Connect Across Cultures

Culture is both the summation and the expression of experiences, beliefs, and practices, as well as traditions passed down and adaptations to new environments or experiences.

Culture in the Cooking Matters classroom is representative of the cross-cultural nature of America.   Each diverse culture in your classroom is something your group can celebrate and embrace in order to bring about understanding and acceptance of the concepts presented.

To connect across cultures your goal is to discover the context in which a participant or fellow volunteer lives. As a Cooking Matters volunteer teaching about food and nutrition, we ask you to think about the relationship between culture and food and encourage you to learn more about the cultures of participants without making assumptions or judgments.  Culture is often not obvious by looking at someone and culture is just one factor that influences how we live our lives.  For example, the individual who leads a household is determined by more than culture – it can be based on personality, economics, or circumstance.  People from the same cultural backgrounds can have very different attitudes about many things – including food.

Connecting Across Cultures in Cooking Matters

Ask yourself: What is your most vivid food memory? A Thanksgiving feast? Eating ice cream on a hot summer day?  Being forced to eat Brussels sprouts? Trying a new food for the first time?

Culture and food are interconnected and though at times it may seem difficult to lead a group from another culture, Cooking Matters is designed to bridge cultural differences.  This is accomplished by including healthier versions of foods from many traditions, allowing people to learn through hands-on interaction, and recognizing that multiple factors affect food choices.  To help you successfully lead a multi-cultural group:


  • Learn about different cultures by visiting neighborhood markets or attending community events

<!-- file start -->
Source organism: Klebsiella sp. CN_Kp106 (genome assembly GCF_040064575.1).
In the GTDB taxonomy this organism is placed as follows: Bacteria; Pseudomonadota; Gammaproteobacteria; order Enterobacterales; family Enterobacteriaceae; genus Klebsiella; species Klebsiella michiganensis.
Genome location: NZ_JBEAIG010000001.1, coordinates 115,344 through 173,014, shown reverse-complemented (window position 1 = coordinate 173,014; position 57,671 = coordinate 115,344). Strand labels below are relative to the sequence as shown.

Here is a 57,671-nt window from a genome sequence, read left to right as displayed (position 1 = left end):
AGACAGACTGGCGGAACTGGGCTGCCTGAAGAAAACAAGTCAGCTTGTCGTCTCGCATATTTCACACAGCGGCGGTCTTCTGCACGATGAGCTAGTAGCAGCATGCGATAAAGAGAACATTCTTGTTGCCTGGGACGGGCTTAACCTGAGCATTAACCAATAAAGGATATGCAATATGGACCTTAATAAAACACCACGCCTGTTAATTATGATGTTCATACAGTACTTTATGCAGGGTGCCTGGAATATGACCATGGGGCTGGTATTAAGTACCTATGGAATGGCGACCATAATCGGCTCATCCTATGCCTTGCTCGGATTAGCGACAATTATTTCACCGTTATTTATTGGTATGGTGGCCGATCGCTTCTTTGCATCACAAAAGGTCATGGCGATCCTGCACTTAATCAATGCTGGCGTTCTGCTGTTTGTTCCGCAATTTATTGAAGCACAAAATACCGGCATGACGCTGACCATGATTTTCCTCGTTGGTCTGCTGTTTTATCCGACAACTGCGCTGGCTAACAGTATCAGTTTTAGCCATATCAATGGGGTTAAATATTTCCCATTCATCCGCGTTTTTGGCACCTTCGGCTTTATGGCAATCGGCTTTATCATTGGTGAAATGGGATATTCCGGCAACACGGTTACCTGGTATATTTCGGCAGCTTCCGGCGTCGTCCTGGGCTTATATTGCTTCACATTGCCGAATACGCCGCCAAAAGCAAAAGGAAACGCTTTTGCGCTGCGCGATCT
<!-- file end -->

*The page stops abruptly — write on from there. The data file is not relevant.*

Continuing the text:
• Ask community leaders and cultural experts what they think you should know
  • Research traditional foods from various cultures and alternate ways to prepare them
  • Ask Cooking Matters staff about the group you’ll be working with

Establish common ground

  • Take time to establish common ground; food is a great way to start
  • Ask about favorite foods, different food uses (e.g., to promote health), and food experiences, especially about celebrations/traditions to get people to open up and start a dialogue in class
  • Tell your own food stories and let participants know if you’ve had experiences or challenges similar to theirs


  • Express interest–be curious and show a desire to understand the cultural background of your participants; let participants tell their own stories
  • Ask for participants’ input when planning recipes–some participants may want to learn how to make recipes from their culture in a healthier way, or learn more recipes from a different culture
  • Truly listen–be careful not to put words into their mouths; listen to what participants actually say in order to tailor your instruction to their needs
  • Don’t make assumptions about participants’ knowledge
  • Be alert to subtle differences in language; if you’re unsure what is meant, ask for more information or clarification

Follow participants’ leads

  • Be aware that participants may come with preconceived notions regarding certain foods and their roles. Ask questions to help guide your instruction and avoid misunderstandings
  • Respect personal space
  • Appreciate and use silence – reflecting on concepts and thinking in another language or cultural context takes time, so be patient during “pause time”

Adapt for English language learners

  • Learn to pronounce names properly
  • Learn key phrases and greetings in other languages
  • Watch for nonverbal clues
  • Restate and rephrase key concepts to ensure understanding
  • Ask open-ended questions: Ask them how they’ll apply the lesson this week.  Ask them what they learned.  Build confidence by reinforcing their understanding of what you taught
  • When working with an interpreter, be sure to speak to participants (rather than interpreter) in a clear and concise manner, and write out numbers. Remember that it will take longer, and that’s okay

Read THIS to learn more about how and why participants may eat certain foods 

Click HERE to practice what you’ve learned about communicating across cultures activity.

Seeking additional resources?

Check out the following book for more information:

Celebrating Diversity, Approaching Families Through Their Food, by Darby Graves and Carol Suiter, for the USDA/DHHS Nutrition Education Committee for Maternal and Child Health Nutrition Publications.

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